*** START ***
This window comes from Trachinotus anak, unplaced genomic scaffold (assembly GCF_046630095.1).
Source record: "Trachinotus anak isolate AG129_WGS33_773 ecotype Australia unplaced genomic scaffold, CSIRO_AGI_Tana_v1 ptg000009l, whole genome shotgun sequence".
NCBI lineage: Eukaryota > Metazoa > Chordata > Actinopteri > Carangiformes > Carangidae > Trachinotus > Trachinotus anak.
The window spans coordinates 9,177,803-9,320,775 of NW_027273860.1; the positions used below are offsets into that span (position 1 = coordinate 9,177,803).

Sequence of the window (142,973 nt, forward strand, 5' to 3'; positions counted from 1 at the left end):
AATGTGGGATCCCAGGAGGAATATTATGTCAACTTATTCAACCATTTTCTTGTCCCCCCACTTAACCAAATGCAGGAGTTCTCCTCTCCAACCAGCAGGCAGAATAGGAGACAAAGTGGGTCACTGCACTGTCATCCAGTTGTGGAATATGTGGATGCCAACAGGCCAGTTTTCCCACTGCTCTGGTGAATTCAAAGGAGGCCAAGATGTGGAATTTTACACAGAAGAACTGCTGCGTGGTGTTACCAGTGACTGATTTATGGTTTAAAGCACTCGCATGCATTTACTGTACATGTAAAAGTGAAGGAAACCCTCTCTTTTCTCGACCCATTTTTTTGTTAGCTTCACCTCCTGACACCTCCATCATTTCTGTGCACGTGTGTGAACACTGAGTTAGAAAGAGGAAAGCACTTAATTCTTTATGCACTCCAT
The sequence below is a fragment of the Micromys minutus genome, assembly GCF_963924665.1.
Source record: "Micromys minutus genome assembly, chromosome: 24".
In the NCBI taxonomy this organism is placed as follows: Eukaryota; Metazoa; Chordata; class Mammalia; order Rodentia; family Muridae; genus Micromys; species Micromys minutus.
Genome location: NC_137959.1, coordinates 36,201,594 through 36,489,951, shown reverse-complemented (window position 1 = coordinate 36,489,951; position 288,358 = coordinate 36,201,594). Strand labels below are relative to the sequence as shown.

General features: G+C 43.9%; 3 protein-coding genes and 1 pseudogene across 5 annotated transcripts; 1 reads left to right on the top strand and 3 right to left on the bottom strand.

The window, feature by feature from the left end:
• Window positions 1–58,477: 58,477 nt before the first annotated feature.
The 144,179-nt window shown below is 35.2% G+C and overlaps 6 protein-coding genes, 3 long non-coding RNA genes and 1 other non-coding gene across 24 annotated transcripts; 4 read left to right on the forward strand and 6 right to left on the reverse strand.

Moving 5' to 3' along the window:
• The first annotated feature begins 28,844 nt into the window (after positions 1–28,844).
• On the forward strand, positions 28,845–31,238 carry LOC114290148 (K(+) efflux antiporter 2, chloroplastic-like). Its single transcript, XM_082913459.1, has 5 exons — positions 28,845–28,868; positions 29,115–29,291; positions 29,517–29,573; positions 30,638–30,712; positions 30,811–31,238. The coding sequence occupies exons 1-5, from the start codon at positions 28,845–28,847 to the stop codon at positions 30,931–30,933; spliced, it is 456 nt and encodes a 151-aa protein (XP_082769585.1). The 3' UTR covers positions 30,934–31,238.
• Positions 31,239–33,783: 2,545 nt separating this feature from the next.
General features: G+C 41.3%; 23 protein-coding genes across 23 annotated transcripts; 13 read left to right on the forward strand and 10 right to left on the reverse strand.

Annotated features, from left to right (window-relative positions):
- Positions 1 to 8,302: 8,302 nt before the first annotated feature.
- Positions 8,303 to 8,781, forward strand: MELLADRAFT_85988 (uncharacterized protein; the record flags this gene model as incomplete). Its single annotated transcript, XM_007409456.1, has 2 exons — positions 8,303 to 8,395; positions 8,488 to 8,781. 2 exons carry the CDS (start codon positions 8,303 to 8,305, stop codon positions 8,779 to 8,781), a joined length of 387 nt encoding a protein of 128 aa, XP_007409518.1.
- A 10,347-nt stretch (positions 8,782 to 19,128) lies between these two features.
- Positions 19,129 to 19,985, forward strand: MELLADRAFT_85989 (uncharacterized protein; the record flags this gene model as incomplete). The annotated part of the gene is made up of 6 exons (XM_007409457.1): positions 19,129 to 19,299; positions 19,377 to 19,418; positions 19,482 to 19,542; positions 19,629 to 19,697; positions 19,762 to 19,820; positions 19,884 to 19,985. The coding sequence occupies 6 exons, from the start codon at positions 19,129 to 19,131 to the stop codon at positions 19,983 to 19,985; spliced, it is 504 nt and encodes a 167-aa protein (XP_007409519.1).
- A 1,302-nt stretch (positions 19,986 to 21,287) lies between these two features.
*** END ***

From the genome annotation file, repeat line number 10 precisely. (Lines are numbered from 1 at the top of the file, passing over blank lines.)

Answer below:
Genome location: NC_137959.1, coordinates 36,201,594 through 36,489,951, shown reverse-complemented (window position 1 = coordinate 36,489,951; position 288,358 = coordinate 36,201,594). Strand labels below are relative to the sequence as shown.